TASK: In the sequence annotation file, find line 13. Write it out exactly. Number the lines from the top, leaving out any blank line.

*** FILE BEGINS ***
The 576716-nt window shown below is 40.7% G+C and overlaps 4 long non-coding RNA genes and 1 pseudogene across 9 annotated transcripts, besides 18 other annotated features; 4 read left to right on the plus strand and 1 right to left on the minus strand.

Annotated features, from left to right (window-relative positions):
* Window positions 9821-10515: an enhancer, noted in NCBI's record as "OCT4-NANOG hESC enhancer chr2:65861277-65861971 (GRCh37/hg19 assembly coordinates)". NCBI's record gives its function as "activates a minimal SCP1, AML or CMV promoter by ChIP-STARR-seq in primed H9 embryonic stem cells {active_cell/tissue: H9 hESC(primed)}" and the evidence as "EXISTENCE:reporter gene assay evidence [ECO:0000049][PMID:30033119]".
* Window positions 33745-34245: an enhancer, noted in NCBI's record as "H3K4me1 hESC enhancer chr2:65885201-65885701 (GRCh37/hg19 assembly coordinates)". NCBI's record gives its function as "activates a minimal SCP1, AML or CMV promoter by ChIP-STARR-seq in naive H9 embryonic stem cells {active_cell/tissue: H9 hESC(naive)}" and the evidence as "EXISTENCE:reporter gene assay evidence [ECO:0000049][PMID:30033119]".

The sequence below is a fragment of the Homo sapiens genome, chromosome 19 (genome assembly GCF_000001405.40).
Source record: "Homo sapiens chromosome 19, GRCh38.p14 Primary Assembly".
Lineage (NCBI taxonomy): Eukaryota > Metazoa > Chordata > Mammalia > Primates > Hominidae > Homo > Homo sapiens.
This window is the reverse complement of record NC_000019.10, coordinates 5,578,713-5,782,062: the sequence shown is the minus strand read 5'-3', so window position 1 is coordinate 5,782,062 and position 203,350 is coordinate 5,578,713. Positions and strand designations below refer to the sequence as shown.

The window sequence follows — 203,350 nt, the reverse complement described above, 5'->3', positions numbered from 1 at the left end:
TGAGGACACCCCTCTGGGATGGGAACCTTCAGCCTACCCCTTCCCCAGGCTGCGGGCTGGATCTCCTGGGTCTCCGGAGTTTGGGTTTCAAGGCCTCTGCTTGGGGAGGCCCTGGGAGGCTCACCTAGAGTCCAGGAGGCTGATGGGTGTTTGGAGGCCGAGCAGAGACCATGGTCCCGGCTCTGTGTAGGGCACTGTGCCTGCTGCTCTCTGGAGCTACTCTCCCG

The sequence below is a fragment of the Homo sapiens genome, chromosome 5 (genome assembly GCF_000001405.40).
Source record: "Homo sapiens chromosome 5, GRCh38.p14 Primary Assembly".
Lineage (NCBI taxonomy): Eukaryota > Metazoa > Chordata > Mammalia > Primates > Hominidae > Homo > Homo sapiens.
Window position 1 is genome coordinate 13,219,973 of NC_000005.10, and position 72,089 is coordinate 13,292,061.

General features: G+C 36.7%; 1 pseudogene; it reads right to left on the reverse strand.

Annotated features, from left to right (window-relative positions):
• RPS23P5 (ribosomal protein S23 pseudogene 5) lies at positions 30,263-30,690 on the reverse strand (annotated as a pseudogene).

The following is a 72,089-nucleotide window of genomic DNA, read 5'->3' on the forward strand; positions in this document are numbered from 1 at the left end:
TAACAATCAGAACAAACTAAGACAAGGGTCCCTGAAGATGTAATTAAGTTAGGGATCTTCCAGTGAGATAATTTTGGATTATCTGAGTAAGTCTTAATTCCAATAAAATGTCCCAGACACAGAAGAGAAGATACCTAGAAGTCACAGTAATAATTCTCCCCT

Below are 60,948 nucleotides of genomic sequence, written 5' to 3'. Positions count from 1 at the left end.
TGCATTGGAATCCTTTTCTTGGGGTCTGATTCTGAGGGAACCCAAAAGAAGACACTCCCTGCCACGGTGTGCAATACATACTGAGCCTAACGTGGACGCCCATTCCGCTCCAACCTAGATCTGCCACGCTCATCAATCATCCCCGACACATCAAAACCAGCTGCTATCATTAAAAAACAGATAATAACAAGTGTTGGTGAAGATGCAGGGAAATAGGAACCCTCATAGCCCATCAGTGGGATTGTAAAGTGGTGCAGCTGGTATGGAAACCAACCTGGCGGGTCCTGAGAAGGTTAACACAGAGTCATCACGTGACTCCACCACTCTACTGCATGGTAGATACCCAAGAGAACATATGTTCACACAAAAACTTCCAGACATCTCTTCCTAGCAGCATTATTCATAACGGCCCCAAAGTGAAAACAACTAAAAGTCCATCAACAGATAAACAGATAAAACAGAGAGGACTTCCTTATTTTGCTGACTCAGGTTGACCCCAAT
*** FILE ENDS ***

Lineage (NCBI taxonomy): Eukaryota > Metazoa > Chordata > Mammalia > Primates > Hominidae > Homo > Homo sapiens.